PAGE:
There is much that we can learn from this event that Luke faithfully recorded. First we need to remember how important it is for each one of us to know the love and the pleasure of the Father. There are many of us who have not received this from our own parents and suffer because of it. We spend our lives trying to prove to the world that we are worthwhile. Doctors are often high achievers and high achievers are often those who are trying the hardest to find approval. We need to come to the Father and ask him what he thinks of us, listen to his words of love, experience his pleasure, as Jesus did. God loves us with a ferocious intensity. He wants us to know that but we are so often too busy to hear what he is saying. But God doesn’t just love us, he also likes us. He made us what we are. His pleasure in us is not dependent on our achievement, but on what he made us to be. When God spoke these words, Jesus had not even started his ministry. The Father’s words were not the result of Jesus achievements, they were the foundation for Jesus achievements. When we realise that God takes pleasure in what he made us to be we can begin to do that for which he called us.

Second, we need to follow the example of the Father. Our children, for those of us who are blessed to be parents, need our love and affirmation as much, perhaps more, that Jesus did. We need to speak out that love not just privately but so that the world can hear. It will change our children’s lives. But we also need to speak out our pleasure. Our children need to know that we like them, not because of what they have done, but because of who they are. We need to practice seeing the good in our children, and we need to speak out our pleasure in them, publicly and privately. This will give them the security and the significance they need to achieve the things in life that God has given them to achieve.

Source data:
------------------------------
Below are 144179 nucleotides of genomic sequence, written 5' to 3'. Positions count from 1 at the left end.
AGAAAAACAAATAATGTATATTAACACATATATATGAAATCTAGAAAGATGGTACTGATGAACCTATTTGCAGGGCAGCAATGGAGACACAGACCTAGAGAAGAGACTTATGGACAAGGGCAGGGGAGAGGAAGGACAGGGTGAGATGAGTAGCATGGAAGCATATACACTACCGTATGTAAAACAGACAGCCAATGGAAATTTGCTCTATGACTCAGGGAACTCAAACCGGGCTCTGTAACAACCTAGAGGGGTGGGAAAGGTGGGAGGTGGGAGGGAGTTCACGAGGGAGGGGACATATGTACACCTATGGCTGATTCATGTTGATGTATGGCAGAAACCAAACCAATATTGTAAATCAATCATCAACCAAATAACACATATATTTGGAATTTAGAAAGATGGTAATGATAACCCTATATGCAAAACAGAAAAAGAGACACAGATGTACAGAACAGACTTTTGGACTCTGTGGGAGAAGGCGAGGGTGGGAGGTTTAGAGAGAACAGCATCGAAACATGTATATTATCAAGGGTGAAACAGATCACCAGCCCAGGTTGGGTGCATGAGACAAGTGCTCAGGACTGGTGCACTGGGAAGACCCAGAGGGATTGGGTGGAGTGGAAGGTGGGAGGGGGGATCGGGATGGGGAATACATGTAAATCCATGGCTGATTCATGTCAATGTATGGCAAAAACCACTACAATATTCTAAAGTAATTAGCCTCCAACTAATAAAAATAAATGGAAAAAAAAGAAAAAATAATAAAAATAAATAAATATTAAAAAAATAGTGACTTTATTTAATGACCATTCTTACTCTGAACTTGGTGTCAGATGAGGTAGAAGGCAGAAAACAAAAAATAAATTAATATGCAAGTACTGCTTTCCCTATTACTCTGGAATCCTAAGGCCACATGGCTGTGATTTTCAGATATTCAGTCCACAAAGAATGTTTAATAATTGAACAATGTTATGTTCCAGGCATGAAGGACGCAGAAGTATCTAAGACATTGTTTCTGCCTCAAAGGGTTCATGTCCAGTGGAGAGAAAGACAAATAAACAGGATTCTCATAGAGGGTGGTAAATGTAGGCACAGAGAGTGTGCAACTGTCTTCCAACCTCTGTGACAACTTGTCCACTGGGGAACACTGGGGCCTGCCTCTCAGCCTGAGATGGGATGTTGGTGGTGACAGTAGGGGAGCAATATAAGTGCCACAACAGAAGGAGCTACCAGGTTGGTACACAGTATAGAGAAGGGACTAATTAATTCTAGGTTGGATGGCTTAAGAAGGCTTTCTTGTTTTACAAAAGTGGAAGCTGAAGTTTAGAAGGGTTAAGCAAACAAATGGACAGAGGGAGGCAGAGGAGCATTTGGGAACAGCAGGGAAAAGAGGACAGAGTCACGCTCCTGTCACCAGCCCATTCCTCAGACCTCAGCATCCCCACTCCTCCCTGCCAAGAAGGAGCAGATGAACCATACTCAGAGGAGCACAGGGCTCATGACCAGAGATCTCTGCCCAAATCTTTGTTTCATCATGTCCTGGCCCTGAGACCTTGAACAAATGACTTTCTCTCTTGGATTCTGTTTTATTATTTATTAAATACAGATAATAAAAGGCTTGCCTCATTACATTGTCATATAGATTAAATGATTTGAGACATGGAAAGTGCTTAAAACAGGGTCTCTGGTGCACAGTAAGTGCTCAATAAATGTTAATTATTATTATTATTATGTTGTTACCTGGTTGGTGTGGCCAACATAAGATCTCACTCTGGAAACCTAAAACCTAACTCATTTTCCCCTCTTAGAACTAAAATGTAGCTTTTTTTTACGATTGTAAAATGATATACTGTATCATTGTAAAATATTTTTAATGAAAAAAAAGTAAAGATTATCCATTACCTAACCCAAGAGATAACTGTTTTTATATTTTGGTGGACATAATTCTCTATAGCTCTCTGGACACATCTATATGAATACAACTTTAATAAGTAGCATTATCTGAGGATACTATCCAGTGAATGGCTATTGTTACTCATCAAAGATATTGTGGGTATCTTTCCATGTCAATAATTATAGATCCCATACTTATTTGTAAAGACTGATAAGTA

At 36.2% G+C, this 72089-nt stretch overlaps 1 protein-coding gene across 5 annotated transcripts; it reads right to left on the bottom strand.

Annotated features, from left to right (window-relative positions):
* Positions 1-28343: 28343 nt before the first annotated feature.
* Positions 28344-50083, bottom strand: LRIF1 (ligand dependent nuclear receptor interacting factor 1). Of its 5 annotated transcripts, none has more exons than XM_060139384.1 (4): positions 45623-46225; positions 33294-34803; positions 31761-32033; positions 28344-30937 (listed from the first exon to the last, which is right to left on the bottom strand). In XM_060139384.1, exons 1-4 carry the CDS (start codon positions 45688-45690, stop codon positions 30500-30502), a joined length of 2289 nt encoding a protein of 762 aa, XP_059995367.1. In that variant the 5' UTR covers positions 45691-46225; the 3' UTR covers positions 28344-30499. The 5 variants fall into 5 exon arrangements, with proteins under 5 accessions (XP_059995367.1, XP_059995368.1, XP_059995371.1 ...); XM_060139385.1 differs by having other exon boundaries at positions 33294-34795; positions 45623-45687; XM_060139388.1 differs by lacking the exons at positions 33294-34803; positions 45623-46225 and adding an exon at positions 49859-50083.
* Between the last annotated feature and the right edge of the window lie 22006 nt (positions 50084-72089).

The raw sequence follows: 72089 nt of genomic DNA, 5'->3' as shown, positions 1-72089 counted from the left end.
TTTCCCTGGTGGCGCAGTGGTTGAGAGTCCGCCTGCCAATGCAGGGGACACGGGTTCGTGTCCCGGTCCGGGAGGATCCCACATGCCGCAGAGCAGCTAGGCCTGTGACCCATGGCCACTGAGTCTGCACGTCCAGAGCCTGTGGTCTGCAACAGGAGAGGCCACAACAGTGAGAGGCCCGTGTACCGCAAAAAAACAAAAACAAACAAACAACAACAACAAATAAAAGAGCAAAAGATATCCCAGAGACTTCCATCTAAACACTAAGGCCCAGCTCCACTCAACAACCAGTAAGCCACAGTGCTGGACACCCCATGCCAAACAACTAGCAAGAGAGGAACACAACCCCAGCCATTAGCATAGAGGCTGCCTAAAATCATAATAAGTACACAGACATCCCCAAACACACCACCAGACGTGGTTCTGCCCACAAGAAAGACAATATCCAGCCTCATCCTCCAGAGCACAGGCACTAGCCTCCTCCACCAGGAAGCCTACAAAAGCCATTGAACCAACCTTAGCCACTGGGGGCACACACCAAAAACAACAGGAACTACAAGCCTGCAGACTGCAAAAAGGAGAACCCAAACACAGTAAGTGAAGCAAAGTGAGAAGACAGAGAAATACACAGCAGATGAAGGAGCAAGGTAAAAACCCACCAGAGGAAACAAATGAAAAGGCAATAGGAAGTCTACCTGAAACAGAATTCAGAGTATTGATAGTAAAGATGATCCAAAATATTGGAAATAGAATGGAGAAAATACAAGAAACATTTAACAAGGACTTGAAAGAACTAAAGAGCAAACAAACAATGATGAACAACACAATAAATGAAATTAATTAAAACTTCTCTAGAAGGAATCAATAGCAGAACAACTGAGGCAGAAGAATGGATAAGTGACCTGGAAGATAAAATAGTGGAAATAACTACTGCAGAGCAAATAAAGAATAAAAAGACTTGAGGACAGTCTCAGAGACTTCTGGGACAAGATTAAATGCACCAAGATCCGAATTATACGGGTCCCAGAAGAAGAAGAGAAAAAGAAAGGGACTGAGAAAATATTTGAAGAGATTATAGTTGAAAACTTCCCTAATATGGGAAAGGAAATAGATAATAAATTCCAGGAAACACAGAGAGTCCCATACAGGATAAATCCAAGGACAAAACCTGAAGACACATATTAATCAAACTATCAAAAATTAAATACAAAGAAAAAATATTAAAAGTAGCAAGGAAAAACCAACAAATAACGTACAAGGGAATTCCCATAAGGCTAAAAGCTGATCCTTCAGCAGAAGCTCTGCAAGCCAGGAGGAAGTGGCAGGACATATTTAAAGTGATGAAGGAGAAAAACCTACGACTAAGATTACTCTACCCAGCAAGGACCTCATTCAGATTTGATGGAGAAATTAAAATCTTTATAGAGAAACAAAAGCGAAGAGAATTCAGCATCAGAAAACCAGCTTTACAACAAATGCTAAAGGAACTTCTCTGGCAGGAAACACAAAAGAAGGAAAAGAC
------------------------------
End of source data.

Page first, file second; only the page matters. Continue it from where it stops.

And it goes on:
Third, this example is not just for parents to follow, but for doctors, indeed for anyone in society who has been given power and authority over people. Every day we as doctors encounter many people, and a large proportion of them have never had the kind of words spoken over them that God spoke over his Son. We are in a position to do that. We need to love our patients, and we need to see the good in them. Professionalism demands that we do this in a sensitive and appropriate manner, but there are ways that we can communicate this message without necessarily using the same words that God does here. The important thing is that patients know that they are loved, and that they know they are liked. This is a challenge because the reality is that we seldom like all the people we encounter. There is a danger too that as doctors we become far too focussed on what is wrong with people than delighted in what is right with them. We need to see them as God sees them. We need to delight in them in the same way as our heavenly Father delights in them. I suspect that as we do so we will convey more healing than any of our other treatments can offer.